Vol. 19 No. 6 – August/September 2019

Publisher Letter – August/September 2019

A few years back, L.M. Scofield celebrated its 100th anniversary. Next January, Sundek will celebrate 50 years, and Concrete Decor is about to hit its 20-year mark. While there are numerous other companies worth noting, these benchmarks convey success within our decorative concrete industry.

ICF Safe Rooms Offer Shelter From Natural Disasters

Tornadoes are extremely dangerous natural disasters that can come with little to no warning. People who live in tornado-prone areas, as well as those in hurricane locales, should have a safe place to go when bad weather hits. In the worst-case scenario, not having a proper safe place to retreat to can become a death sentence for homeowners and/or their families. 

Polished Concrete Helps Deliver the ‘Neighborhood Goods’

Williams and Witherspoon brought their brands — the Serena leisure apparel line and Draper James, Wither­spoon’s Southern-flavored women’s clothing label — to Neighborhood Goods in the Dallas suburb of Plano, Texas. The store is billed as a “new kind of shopping experience, with brands that will rotate in and out,” the Dallas Morning News reported.

Surface Prep: Eliminating Chances for Concrete Failure

For thousands of years the permanence of concrete has made it an ideal construction and design medium for architects, engineers and builders. Even the word “concrete” is often used as an adjective to describe the reality, longevity and durability of everything from objects to ideas.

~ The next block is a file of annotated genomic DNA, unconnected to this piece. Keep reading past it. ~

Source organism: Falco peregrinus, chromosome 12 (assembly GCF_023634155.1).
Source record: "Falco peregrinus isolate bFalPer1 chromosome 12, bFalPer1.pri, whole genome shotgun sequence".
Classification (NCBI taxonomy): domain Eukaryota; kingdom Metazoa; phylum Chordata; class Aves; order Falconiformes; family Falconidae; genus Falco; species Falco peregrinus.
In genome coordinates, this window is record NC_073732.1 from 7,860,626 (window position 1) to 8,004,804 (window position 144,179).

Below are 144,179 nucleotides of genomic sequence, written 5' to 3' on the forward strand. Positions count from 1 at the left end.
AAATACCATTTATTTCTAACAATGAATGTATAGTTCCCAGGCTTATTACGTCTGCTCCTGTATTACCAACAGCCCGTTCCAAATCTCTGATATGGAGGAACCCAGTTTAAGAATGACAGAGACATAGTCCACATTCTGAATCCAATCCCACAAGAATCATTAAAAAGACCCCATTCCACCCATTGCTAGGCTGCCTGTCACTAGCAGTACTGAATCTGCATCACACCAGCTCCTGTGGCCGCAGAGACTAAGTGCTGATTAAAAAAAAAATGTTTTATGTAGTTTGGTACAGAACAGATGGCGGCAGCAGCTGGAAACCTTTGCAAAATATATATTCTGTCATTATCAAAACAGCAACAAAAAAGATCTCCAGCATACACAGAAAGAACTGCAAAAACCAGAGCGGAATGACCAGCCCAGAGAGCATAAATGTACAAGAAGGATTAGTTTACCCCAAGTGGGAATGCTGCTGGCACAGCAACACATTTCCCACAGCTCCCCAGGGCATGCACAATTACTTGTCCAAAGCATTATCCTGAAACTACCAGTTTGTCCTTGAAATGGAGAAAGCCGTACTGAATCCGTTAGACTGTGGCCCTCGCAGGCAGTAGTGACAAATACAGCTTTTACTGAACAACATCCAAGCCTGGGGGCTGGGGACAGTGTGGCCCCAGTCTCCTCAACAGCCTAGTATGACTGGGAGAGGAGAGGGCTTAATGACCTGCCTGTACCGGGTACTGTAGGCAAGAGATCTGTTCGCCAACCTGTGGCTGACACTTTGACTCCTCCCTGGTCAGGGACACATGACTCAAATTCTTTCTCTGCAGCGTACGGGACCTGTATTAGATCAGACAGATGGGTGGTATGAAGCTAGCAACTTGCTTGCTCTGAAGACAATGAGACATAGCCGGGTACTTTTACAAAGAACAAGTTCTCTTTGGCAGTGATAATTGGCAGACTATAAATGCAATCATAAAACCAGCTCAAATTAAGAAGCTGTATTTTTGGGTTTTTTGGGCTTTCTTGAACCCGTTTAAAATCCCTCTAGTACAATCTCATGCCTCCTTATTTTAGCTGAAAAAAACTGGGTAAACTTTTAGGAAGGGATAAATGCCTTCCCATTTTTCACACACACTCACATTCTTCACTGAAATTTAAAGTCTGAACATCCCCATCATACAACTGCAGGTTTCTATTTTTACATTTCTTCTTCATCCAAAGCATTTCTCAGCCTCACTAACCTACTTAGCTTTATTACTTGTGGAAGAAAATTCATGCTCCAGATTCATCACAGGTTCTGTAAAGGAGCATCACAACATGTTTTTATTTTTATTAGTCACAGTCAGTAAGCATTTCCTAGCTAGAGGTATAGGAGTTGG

Today’s Concrete Overlays are Durable and Good Looking

A baker knows when there’s a disaster in the kitchen, sometimes a little bit of icing can go a long way toward redemption. Concrete contractors have a similar option with overlays and an unsightly slab: The overlaid section not only looks better but the chemistry behind today’s overlay offerings often creates a much more durable surface than what was already there.

Going Beyond Square-edged Countertops

Although rocker Huey Lewis made headlines singing how it was “Hip to be Square,” artisan Ben Ashby couldn’t quite jibe with that mantra when it came to concrete countertops. Back in the early ’90s, others in the fledgling decorative concrete business — like FuTung Cheng and Buddy Rhodes, he remembers — were perfectly fine with square-edged countertops but Ashby wanted more for his creations.